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Saturday, October 6, 2012

Prime-Time's Glass Ceiling

For those that don't know, I currently work in production at a television station. I'm one of nine people with the same job title and, of that nine, one of three women. And, while I've never been "harassed" per se and the people I work with directly don't find my gender to be relevant to the work that I do or the quality with which I do it, I do get treated very differently from my male colleagues by people in other departments: the guys will be asked a question before I am, if something technical needs doing I'm either not asked or am instructed in a manner that can only be described as condescending--and it's not just the men that do these things.

There's more than one reason for this, I think: a combination of the station not bothering to seek out women interested in the position and women not being interested in the position and women, in general, are thought to be less informed and/or less abled when it comes to dealing with technology (which are pretty significant problemd in and of themselves, but that's a post for another day). Frankly, though, men make up the vast majority of people working behind the camera in television and movies (though the number of female creators, producers, and writers has been steadily on the rise).

I get it, though. Television and film, like pretty much all other industries has been traditionally dominated by men, and it takes time to turn that around (sixtyish years seems like a bit too long to me, but my perspective is admittedly skewed).

Though, there was something this week that caught my attention.

It's appeared in a few places (I caught the story on The Mary Sue, but I've since tracked it to this site), and it was certainly jarring to me--I recognize that there are relatively few women in television and film that get the recognition that their male counterparts do, but it's not something that I focus on while I'm working.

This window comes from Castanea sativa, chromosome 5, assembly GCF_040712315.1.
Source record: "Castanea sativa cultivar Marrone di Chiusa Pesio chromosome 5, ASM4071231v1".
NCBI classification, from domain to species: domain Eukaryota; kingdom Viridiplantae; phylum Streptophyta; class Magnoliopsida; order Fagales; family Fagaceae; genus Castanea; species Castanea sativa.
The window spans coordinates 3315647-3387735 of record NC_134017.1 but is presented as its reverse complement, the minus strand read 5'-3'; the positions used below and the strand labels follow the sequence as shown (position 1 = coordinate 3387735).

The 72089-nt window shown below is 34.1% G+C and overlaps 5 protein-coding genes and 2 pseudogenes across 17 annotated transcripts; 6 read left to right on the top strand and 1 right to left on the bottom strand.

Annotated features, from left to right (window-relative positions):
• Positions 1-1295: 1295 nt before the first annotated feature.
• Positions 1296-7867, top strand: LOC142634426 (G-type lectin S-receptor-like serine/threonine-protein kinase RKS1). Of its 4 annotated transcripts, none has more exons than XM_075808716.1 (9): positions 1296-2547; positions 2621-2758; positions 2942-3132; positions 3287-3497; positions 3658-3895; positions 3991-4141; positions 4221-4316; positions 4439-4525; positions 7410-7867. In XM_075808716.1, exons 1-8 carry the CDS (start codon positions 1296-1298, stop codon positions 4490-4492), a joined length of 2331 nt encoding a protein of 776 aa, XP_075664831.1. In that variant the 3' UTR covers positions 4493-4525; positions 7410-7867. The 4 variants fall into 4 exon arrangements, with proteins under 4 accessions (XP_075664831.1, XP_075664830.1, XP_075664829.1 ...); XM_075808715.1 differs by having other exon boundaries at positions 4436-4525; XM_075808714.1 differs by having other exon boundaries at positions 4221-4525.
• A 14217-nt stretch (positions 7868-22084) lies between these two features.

But this was just too much.

Director Barbara Stepansky (Fugue, Girls! Girls! Girls! and others) shared the tale of a male acquaintance from film school's winning the Student Emmy. The award was presented by the producer/director of a prime-time drama that runs on Fox, and that producer invited the male acquaintance to shadow the show's director on the set. After this, the acquaintance was invited to direct an episode himself.

This is not a problem. This is a director getting noticed for his good work and gaining opportunities because he's apparently good at what he does. That's a cool thing.

Here's the problem:

A few years ago, I won the same exact award for my own thesis film, the Student Emmy for Best Drama and Best Director. At the awards ceremony, I was approached by an equally heavy-hitting producer of an equally popular prime-time TV drama on Fox (alas, a different one). He was impressed with my thesis film, which had garnered the two top awards of the night. He also graciously invited me to come and visit the set of the show he was producing. I was allowed to shadow an episode he himself was directing for a day. During that visit, I asked about the opportunity to direct.
“Here’s the thing,” he said. “The lead actor hates female directors. We only had one in the first season, and she was never invited back.  He just doesn’t like them.”

Yikes.